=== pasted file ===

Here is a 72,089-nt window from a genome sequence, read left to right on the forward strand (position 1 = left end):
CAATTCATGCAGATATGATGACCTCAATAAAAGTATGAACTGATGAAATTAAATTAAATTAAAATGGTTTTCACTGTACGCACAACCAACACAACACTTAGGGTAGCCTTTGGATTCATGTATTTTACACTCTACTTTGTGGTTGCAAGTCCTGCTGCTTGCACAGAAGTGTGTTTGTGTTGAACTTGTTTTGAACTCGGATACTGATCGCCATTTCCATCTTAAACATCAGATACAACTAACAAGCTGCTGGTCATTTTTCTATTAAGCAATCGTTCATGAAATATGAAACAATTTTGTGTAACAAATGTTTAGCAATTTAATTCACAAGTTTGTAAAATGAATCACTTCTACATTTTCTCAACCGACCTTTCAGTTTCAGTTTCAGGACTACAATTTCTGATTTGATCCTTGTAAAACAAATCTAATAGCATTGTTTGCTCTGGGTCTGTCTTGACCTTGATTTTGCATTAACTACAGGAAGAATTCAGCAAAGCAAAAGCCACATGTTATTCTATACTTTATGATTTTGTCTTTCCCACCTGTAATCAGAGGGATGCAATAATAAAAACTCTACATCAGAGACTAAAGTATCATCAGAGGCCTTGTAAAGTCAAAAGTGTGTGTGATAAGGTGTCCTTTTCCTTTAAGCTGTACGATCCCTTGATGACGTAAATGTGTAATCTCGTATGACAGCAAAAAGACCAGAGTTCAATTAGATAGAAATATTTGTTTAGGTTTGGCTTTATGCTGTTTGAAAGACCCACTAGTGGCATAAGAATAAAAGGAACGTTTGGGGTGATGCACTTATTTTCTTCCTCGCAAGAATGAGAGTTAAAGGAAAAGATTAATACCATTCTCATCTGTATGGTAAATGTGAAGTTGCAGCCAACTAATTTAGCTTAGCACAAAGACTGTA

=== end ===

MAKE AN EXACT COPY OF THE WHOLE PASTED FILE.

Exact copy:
Here is a 72,089-nt window from a genome sequence, read left to right on the forward strand (position 1 = left end):
CAATTCATGCAGATATGATGACCTCAATAAAAGTATGAACTGATGAAATTAAATTAAATTAAAATGGTTTTCACTGTACGCACAACCAACACAACACTTAGGGTAGCCTTTGGATTCATGTATTTTACACTCTACTTTGTGGTTGCAAGTCCTGCTGCTTGCACAGAAGTGTGTTTGTGTTGAACTTGTTTTGAACTCGGATACTGATCGCCATTTCCATCTTAAACATCAGATACAACTAACAAGCTGCTGGTCATTTTTCTATTAAGCAATCGTTCATGAAATATGAAACAATTTTGTGTAACAAATGTTTAGCAATTTAATTCACAAGTTTGTAAAATGAATCACTTCTACATTTTCTCAACCGACCTTTCAGTTTCAGTTTCAGGACTACAATTTCTGATTTGATCCTTGTAAAACAAATCTAATAGCATTGTTTGCTCTGGGTCTGTCTTGACCTTGATTTTGCATTAACTACAGGAAGAATTCAGCAAAGCAAAAGCCACATGTTATTCTATACTTTATGATTTTGTCTTTCCCACCTGTAATCAGAGGGATGCAATAATAAAAACTCTACATCAGAGACTAAAGTATCATCAGAGGCCTTGTAAAGTCAAAAGTGTGTGTGATAAGGTGTCCTTTTCCTTTAAGCTGTACGATCCCTTGATGACGTAAATGTGTAATCTCGTATGACAGCAAAAAGACCAGAGTTCAATTAGATAGAAATATTTGTTTAGGTTTGGCTTTATGCTGTTTGAAAGACCCACTAGTGGCATAAGAATAAAAGGAACGTTTGGGGTGATGCACTTATTTTCTTCCTCGCAAGAATGAGAGTTAAAGGAAAAGATTAATACCATTCTCATCTGTATGGTAAATGTGAAGTTGCAGCCAACTAATTTAGCTTAGCACAAAGACTGTA